Tossing a piece of calcite in his hands, the opposition leader Bill Shorten turned up at Auckland Point Terminal to spruik the promise he made in Gladstone two weeks ago to invest $80 million in upgrades for the Gladstone Port Access Rd.

He also had a bit to say about reforming the visa system for foreign workers but he didn't provide any details on what he planned to do.

It would have been like de je vu had Mr Shorten not been joined by his wife Chloe, with both donning matching hi-vis, hard hats and safety glasses.

Mr Shorten spoke to a few workers --- who appeared to be positioned in convenient locations --- before walking and talking to the general manager of the Ports Corp, Leo Zussino.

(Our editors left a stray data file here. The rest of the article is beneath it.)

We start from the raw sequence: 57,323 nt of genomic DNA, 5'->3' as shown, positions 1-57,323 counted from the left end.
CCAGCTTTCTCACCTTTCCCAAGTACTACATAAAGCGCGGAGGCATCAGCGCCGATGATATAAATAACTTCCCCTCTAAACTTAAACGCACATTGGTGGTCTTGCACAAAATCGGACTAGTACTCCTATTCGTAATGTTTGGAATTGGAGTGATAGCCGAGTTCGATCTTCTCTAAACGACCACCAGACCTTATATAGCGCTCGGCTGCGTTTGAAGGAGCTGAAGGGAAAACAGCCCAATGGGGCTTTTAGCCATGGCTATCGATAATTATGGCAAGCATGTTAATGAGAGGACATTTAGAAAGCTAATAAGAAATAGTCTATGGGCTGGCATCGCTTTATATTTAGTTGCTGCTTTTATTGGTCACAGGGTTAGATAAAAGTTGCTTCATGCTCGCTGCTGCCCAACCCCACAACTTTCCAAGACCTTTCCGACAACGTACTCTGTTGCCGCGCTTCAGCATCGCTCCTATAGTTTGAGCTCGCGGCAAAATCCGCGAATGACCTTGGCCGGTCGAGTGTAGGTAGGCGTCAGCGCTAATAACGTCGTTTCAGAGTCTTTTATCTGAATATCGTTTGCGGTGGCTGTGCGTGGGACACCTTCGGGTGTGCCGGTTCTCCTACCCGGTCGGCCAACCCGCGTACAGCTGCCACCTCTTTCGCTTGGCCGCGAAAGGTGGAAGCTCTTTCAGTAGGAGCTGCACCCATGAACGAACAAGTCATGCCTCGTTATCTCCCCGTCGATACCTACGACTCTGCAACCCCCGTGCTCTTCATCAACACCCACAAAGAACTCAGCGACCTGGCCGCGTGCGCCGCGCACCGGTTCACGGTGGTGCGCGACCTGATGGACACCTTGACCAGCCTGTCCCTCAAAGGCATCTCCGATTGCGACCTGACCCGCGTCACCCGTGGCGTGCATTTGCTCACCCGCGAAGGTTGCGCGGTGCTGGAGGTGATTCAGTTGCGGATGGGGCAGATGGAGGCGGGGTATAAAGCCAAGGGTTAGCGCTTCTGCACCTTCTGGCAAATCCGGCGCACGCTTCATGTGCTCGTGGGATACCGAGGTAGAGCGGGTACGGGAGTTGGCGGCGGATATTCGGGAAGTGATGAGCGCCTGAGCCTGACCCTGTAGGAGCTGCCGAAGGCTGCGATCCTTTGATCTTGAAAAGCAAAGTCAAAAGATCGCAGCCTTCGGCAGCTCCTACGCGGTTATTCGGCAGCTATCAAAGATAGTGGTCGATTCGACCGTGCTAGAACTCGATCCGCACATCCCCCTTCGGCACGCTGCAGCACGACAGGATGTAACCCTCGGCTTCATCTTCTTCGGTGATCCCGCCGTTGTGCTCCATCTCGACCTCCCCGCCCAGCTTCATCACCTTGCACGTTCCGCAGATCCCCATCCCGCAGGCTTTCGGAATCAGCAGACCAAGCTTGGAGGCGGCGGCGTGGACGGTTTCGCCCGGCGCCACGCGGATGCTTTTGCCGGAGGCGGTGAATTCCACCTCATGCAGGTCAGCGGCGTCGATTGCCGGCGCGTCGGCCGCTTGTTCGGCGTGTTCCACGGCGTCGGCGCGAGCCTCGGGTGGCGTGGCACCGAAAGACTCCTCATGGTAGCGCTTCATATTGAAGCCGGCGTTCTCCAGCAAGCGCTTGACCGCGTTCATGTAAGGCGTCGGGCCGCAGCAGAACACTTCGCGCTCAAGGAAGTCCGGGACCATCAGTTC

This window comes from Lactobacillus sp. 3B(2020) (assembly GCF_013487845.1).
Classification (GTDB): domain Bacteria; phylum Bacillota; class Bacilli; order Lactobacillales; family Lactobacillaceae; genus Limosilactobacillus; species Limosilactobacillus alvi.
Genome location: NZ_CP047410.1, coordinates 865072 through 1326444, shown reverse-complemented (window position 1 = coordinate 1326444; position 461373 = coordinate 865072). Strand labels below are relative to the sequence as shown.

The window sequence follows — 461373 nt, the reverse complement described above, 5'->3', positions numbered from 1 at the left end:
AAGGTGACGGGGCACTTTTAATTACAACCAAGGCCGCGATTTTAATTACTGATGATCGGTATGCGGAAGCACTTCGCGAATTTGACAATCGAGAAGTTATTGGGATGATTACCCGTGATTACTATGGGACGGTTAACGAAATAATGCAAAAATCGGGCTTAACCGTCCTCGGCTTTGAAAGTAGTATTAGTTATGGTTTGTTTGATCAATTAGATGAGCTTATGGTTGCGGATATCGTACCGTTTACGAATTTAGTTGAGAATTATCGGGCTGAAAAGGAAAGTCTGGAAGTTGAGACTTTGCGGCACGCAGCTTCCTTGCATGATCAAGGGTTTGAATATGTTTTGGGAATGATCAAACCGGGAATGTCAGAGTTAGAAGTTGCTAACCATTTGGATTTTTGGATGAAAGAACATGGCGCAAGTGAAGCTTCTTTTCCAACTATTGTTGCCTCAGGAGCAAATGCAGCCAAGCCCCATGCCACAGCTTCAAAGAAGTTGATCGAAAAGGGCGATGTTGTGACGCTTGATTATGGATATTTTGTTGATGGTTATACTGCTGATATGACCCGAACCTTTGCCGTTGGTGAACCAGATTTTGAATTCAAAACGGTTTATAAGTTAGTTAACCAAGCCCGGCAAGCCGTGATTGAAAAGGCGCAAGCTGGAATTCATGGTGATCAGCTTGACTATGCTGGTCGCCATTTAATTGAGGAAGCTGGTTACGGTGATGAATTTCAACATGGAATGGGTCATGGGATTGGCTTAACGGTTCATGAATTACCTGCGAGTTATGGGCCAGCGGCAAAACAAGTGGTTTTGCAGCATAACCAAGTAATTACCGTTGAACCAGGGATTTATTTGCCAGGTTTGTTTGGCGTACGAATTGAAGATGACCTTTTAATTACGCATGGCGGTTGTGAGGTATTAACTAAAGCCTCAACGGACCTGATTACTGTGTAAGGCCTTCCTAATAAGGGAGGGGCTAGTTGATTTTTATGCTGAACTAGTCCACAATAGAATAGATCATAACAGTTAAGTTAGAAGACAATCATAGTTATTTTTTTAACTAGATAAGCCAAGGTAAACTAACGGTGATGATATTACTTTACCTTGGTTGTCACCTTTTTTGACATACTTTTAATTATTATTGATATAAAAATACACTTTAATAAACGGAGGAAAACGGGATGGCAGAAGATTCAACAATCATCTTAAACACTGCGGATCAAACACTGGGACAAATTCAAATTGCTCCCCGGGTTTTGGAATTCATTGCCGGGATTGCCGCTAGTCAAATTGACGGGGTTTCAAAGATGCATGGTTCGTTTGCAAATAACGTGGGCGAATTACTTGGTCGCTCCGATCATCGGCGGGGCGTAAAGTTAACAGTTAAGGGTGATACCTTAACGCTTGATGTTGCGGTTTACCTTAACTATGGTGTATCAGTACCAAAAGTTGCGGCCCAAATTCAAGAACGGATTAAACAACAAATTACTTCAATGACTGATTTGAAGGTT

Talking to a somewhat unenthused media pack, Mr Shorten said it was time to make "long overdue reform to our temporary work visa system".

"We've got to have a major overhaul of our visa system to make sure we prioritise Australian's getting jobs," he said.

Mr Shorten said Gladstone was not a community that asks for handouts but instead seeks opportunities which, if elected, his government would facilitate by investing in infrastructure.

He said investment in the Gladstone Port Access Rd would generate jobs and allow Gladstone's economy to diversify "beyond relying on the mining boom".

"We're determined to make sure there's a government in Canberra backing Gladstone," he said.

Labor's candidate for Flynn, Zac Beers, said he had a plan to ensure that people "who grow up here, have the opportunity to work here".